Musical past and present in one rambling run-on sentence?
I’ve always known my entire life that this was what I was meant to do. I asked my parents for voice lessons at four years old. And also at age 4 I would put on a cd and play it repeatedly until I’d memorized the songs and then perform it for my family. So in a way I’m just doing the grown up version of that and sharing it with the world.
Tell us about your newest project. What was the inspiration behind it?
I’m super excited to announce that I’ll be releasing the acoustic version of my third single to all streaming platforms on September 10th! This is my first time releasing one of my single’s as an acoustic version, and I can’t wait for everyone to hear it! “The Rain Might Fall” paints the picture of what it’s like to wait for change. It can almost feel like a dream that time can suddenly move so quickly and everything can be changed forever. The thunder is the energy that knows what’s going to happen next, and you have to trust that it’s all knowing. The thunder is the intuition that something’s about to happen before the storm.
What is it about music that makes you feel passionate?
My whole goal is to touch people with my music. What keeps me going is the idea of me writing a song and then having it change someone’s life. Music is just so powerful.
Who are your biggest influences outside of music (teacher/family/etc.)?
I love tons of different entertainers and legends, that aren’t necessarily musicians only but actors and comedians. I’ve gotten very inspired by reading memoirs of famous women like Lucille Ball and Betty White.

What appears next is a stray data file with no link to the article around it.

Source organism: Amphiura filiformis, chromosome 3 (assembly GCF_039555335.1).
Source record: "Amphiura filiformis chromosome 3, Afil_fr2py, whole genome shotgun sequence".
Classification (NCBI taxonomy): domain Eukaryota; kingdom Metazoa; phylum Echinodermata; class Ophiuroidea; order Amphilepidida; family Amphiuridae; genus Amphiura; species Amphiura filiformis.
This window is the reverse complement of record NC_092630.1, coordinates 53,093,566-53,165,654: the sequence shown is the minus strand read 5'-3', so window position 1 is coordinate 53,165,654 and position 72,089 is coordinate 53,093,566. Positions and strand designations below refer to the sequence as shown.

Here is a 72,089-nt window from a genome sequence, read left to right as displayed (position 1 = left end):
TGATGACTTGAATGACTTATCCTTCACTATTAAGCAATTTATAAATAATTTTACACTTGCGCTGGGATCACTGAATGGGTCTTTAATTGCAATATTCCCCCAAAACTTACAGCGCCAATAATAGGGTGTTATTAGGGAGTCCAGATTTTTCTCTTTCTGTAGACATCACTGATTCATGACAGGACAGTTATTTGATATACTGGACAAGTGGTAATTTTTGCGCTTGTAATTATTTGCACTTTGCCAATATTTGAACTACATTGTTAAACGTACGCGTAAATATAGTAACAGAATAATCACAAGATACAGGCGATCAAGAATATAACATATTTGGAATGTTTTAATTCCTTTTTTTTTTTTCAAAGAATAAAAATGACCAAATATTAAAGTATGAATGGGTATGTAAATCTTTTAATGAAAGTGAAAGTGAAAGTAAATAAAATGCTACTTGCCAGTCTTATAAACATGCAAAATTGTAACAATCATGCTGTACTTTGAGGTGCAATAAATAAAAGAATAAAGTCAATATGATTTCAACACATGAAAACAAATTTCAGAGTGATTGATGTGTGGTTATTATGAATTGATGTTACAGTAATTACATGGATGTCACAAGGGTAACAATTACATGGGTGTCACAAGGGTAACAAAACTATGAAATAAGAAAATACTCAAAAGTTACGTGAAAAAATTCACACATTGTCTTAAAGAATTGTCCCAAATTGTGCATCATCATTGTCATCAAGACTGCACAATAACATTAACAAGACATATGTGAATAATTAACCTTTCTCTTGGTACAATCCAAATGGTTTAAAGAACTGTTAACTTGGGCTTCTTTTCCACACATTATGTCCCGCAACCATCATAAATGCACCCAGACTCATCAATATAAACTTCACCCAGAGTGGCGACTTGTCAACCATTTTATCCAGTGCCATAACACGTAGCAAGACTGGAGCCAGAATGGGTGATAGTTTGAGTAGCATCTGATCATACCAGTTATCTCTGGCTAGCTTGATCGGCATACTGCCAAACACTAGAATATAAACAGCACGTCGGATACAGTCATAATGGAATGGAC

Describe your creative process.
It’s honestly different every time. For some of my songs I’ll know exactly what I want to say days before I sit down to write it and I’ll have the exact melody in my head and it will come so quickly and easily. Other times I have absolutely no idea what I want to say and I’ll play around with a melody and have to see what thoughts come up. Either way it always feels like a gift.
If you could change anything about the industry, what would it be?
That emotional music like folk, which really paints a story and shares so much pain, could be considered mainstream again like how it once was. Music that is emotional can really be so powerful because everyone can relate to it.
What strengths do you have that make you a great musician/any weakness that you are working on to get there?
My weakness is not being patient enough for sure. I’d say a strength would be not giving up. There have been times where I’ve been very frustrated, but after a few hours I always return to my music.
When was that first moment when you realized that music was going to pay off for you?
My first time getting up on stage and singing at my school’s talent show was when I was five, and I got a standing ovation. It was pretty much at that moment I knew that performing would be very rewarding for me.
How do you feel that the pandemic has changed your career for the good and bad?
It’s been good for me because I’ve really been able to develop and take the time I need to hone my craft and I’ve been able to have opportunities virtually, but it’s also been so hard to not have an in-person audience for a year and a half.
Apart from the essentials, name five things you can’t leave home without.
My cell phone, a hairband, sunglasses, a pen, and a water bottle.